- Design Team: William Murray, Jordan Levin, Sonya Lester, Kevin O’Brien, Scott Parker
- Clients: Mount Royal University
- Theater: Auerbach Pollock Friedlander
- Audio/Visual: Multi-Media Consulting, Inc.
- Collaborator: Shuri + Partners Architecture Inc.
- Audio / Visual: Multi-Media Consulting, Inc.
- City: Calgary
- Country: Canada
Text description provided by the architects. Mount Royal University’s Taylor Centre for the Performing Arts is a welcoming and dynamic environment for both music performance and education. In use by the Mount Royal Conservatory, established in Calgary in 1910, the facility was designed to provide music education for the entire university and community at large, including students from age 3 to adulthood, and also to express connection to place and the direct correlation between the learning and performance of music. The design expresses the unique geography and history of Calgary, located at the heart of Alberta, where the western prairies meet the eastern foothills of the Rocky Mountains. The area’s iconic imagery includes the lone barn on the vast open prairie landscape; the teepees of the region’s aboriginal inhabitants—the Scarce and the Stony peoples; and the Alberta rose, which blooms wild and is the province’s official floral emblem. These elements inspired and informed the design process, beginning with the structure and form-making to the deliberate lighting, colors and finish material selections.
The 800-seat concert hall—the “barn”is the central and dominant volume around which all the other teaching, practice and performance spaces are organized. The massing of the building is meant to draw associations to the tectonic forces that created the Rocky Mountains, while the main form of the concert hall, cladded in copper-finish corrugated metal panels, rises above the lower forms –metaphorically alluding to the singular barn in the landscape. In a more practical sense, the twisting and orientation of the massing draws attention to the main entry and addresses the site’s corner as a campus gateway. The desire to maximize sunlight in the public and instructional spaces—especially given its long winters—led to the decision to create large expanses of glass and skylights. The interior spaces continue the conceptual intent, linking the inside and outside of the building. The resulting functional, practical, and smart interior spaces were conceived not only in response to programmatic needs, but with intent to inspire and enrich the experience of users and patrons.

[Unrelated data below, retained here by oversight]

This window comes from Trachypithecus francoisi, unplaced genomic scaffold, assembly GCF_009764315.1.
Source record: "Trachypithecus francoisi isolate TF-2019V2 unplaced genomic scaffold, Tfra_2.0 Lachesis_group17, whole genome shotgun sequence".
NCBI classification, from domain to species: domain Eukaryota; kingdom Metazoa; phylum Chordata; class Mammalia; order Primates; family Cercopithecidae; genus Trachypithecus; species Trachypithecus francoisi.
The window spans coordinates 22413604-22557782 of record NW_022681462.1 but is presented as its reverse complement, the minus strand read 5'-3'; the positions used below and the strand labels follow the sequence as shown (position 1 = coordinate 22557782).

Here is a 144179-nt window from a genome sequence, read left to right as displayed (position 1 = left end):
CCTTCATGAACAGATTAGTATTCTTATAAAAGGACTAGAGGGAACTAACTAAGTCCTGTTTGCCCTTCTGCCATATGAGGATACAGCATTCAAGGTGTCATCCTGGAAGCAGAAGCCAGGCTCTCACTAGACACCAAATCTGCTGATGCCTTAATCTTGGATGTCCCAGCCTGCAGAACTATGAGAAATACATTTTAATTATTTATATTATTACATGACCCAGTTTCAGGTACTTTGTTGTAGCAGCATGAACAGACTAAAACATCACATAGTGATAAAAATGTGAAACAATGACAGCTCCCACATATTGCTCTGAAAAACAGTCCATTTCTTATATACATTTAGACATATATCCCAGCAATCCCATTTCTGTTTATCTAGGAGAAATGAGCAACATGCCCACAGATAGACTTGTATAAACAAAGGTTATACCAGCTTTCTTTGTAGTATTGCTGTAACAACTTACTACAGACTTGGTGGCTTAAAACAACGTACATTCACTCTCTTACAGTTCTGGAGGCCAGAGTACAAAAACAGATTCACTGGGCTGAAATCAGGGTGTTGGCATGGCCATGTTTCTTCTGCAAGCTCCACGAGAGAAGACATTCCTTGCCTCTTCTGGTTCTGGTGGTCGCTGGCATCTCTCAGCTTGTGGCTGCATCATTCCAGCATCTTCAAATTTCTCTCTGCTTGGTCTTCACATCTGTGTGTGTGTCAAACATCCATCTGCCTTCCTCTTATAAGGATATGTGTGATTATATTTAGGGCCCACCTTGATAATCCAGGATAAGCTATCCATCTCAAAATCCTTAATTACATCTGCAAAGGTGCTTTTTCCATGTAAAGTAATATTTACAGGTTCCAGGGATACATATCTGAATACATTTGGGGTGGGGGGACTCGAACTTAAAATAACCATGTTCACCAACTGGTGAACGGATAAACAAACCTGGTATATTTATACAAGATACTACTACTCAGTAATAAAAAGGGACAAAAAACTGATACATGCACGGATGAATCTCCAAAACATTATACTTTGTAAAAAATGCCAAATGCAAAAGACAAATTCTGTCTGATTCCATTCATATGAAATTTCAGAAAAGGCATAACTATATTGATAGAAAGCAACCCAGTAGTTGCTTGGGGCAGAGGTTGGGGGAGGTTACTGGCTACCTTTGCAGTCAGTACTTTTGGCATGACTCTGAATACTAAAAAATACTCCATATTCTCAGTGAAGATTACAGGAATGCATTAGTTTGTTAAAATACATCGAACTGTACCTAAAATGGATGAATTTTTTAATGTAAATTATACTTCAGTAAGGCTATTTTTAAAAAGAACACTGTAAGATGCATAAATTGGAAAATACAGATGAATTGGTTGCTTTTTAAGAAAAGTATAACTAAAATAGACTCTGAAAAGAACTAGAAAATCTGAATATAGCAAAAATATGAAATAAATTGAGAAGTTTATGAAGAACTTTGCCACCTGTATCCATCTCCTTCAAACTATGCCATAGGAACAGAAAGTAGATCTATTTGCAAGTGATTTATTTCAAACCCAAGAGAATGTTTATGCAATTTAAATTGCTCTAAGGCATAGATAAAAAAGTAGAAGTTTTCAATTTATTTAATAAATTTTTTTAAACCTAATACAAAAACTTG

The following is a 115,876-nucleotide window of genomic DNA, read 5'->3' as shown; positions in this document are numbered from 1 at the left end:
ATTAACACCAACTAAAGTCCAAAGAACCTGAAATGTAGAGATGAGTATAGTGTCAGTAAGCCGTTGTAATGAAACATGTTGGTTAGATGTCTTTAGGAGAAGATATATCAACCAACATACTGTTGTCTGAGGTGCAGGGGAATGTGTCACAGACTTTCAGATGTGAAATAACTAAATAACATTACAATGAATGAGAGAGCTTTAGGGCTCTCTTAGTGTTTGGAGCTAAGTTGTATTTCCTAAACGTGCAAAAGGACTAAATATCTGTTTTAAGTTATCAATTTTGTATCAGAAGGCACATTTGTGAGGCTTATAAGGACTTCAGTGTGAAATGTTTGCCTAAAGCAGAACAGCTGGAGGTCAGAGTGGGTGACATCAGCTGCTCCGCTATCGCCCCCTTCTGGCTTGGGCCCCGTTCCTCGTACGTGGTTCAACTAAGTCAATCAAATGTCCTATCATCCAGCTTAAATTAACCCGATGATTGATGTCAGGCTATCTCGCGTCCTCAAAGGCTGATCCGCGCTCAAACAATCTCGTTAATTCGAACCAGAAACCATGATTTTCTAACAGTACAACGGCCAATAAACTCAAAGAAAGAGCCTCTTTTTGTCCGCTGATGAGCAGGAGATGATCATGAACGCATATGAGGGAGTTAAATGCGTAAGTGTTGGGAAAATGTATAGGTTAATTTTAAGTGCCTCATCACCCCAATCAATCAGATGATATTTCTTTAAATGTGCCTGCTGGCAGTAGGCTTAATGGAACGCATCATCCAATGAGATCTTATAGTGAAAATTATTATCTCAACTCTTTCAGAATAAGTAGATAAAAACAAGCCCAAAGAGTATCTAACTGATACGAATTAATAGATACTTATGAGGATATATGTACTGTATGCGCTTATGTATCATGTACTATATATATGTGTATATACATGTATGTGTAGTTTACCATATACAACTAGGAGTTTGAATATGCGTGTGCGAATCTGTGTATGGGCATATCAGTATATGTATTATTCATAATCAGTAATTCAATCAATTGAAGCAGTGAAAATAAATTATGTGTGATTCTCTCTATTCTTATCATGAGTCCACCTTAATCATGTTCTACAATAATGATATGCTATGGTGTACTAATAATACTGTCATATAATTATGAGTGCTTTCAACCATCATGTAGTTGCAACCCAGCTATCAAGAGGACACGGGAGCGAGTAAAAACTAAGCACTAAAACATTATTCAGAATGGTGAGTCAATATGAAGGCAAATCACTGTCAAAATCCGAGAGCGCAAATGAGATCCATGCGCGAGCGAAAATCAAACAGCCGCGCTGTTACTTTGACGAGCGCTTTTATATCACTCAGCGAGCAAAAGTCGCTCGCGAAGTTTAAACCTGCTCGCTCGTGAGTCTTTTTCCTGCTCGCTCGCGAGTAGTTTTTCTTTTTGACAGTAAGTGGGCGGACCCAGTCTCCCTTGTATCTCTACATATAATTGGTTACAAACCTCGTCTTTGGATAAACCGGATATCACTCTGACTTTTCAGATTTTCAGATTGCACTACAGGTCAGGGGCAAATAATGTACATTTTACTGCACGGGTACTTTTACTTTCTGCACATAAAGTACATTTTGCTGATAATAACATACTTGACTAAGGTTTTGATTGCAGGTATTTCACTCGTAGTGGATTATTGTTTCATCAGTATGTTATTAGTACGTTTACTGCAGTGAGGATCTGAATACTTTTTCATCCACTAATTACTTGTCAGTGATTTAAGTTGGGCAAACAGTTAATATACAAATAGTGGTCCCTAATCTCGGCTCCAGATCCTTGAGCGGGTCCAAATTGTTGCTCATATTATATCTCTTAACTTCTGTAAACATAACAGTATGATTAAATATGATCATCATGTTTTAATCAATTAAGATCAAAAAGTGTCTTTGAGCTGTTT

From the exterior the facility’s composition echoes the contours of the mountain range. Inside the main concert hall, the expressed steel structure references the profile of the region’s prairie barns; acoustically absorptive woven wire mesh panels drape the Concert Hall walls, reiterating the shapes of teepees; the shape of the balcony fasciae mimic glacial ledges; and the abstracted image of the Alberta rose is the crowning feature in the design of the acoustical canopy. The balanced play of geometric against organic forms, and the rich, warm finish pallet foster a sense of intimacy for the performers and audience alike. The Taylor Centre’s Bella Concert Hall offers the Calgary arts community a mid-sized performance venue and various other spaces for public and private events.Contextual with the campus yet unique, the highly transparent Taylor Centre for the Performing Arts has become a national magnet for the musical arts and a fitting icon for the campus.